Remembering the Great Alaska Earthquake of 1964

The most powerful earthquake in North America, measuring 9.2 on the Richter scale, occurred on March 27, 1964. The earthquake that began at 5:36 PM local Alaskan time on Good Friday, shook for nearly four minutes, and was followed by tsunamis. The shockwaves also triggered landslides and avalanches. About 131 lives were lost and the damages were estimated to be above 300 million dollars (1964).

The shock, equivalent to about 63,000 atomic bombs was felt in many parts of the world. Anchorage, about 120 miles NW of the epicenter suffered the most damage. Other towns that reported damage were – Chitina, Glennallen, Homer, Hope, Kasilof, Kenai, Kodiak, Moose Pass, Portage, Seldovia, Seward, Sterling, Valdez, Wasilla, and Whittier.

There were 11 aftershocks within 24 hours all registering a magnitude of greater than 6.0.

Chitina, Glennallen, Homer, Hope, Kasilof, Kenai, Kodiak, Moose Pass, Portage, Seldovia, Seward, Sterling, Valdez, Wasilla, and Whittier.
Chitina, Glennallen, Homer, Hope, Kasilof, Kenai, Kodiak, Moose Pass, Portage, Seldovia, Seward, Sterling, Valdez, Wasilla, and Whittier.
Alaska Earthquake March 27, 1964. The Four Seasons Apartments in Anchorage was a six-story lift-slab reinforced concrete building which cracked to the ground during the earthquake. The building was under construction, but structurally completed, at the time of the earthquake. The main shear- resistant structural elements of the building, a poured-in-place reinforced concrete stairwell and a combined elevator core and stairwell, fractured at the first floor, toppled over, and came to rest on top of the ruble of all six floors and the roof. 1964.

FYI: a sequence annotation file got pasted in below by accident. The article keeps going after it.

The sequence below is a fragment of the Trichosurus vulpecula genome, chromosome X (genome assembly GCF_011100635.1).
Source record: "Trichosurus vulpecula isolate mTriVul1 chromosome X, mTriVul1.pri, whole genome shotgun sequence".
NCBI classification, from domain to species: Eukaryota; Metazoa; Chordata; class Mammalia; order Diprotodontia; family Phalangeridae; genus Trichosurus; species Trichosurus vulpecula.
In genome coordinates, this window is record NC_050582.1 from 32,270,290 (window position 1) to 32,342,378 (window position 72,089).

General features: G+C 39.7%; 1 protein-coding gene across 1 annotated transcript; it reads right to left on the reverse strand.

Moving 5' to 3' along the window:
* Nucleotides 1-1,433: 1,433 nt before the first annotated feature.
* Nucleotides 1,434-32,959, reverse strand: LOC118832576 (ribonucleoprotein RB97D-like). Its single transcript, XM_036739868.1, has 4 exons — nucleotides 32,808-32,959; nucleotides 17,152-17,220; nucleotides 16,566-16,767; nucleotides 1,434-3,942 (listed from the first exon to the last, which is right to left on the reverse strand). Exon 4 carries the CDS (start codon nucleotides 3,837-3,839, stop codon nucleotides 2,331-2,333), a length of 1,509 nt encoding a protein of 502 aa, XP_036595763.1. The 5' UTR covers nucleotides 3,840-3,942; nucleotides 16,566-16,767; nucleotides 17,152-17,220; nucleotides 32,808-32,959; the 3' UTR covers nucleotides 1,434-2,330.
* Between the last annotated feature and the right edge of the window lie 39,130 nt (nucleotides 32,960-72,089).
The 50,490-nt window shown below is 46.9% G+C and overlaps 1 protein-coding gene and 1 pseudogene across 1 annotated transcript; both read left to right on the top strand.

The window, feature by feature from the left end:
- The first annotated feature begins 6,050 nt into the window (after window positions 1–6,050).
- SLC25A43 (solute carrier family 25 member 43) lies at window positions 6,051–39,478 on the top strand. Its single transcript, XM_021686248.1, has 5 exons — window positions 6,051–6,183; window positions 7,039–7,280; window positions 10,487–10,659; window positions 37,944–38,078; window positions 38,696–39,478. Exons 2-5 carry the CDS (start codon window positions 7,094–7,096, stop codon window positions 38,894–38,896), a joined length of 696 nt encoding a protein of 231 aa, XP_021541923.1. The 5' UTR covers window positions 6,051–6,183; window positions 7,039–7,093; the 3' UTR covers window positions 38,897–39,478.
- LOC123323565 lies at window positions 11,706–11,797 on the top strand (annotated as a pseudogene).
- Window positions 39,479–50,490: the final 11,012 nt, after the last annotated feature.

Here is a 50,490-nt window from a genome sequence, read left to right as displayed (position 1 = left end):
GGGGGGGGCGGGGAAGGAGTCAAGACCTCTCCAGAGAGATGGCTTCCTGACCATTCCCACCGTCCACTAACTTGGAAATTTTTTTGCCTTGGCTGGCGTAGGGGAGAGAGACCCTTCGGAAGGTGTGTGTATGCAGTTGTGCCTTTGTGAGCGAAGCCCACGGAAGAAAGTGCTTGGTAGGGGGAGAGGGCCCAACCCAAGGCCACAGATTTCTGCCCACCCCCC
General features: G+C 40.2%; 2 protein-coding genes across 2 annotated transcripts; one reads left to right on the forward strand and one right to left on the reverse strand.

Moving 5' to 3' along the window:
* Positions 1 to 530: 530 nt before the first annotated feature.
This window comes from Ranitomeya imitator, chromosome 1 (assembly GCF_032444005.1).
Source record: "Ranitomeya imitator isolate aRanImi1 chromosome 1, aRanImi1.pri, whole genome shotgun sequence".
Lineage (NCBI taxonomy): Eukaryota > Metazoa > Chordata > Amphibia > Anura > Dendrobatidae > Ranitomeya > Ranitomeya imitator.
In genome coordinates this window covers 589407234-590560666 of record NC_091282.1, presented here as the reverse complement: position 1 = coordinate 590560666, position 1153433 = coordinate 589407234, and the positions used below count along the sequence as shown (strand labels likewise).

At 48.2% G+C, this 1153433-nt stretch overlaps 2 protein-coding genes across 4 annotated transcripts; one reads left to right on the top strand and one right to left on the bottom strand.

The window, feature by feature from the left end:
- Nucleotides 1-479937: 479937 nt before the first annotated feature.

Alaska Earthquake March 27, 1964. The Four Seasons Apartments in Anchorage was a six-story lift-slab reinforced concrete building which cracked to the ground during the earthquake. The building was under construction, but structurally completed, at the time of the earthquake. The main shear- resistant structural elements of the building, a poured-in-place reinforced concrete stairwell and a combined elevator core and stairwell, fractured at the first floor, toppled over, and came to rest on top of the ruble of all six floors and the roof. 1964.
Alaska Earthquake March 27, 1964. Government Hill Elementary School in Anchorage which was destroyed by the Government Hill landslide.
Alaska Earthquake March 27, 1964. Government Hill Elementary School in Anchorage which was destroyed by the Government Hill landslide.
Alaska Earthquake March 27, 1964. Indication of the violence of the surge waves that struck Whittier: man holds mounted ten-ply tire through which a 2 by 6-inch plank of wood has been driven by a wave. Figure 31, U.S. Geological Survey Professional paper 541; Figure 20 (black and white), U.S. Geological Survey Professional paper 542-B.
Alaska Earthquake March 27, 1964. Indication of the violence of the surge waves that struck Whittier: man holds mounted ten-ply tire through which a 2 by 6-inch plank of wood has been driven by a wave. Figure 31, U.S. Geological Survey Professional paper 541; Figure 20 (black and white), U.S. Geological Survey Professional paper 542-B.
Alaska Earthquake March 27, 1964. Wreckage of the J.C. Penney Department Store at Fifth Avenue and D Street in Anchorage. The building failed after sustained seismic shaking. Most of the rubble has been cleared from the streets. Photo by G. Plafker, 1964. Figure 5, U.S. Geological Survey Professional paper 542-A.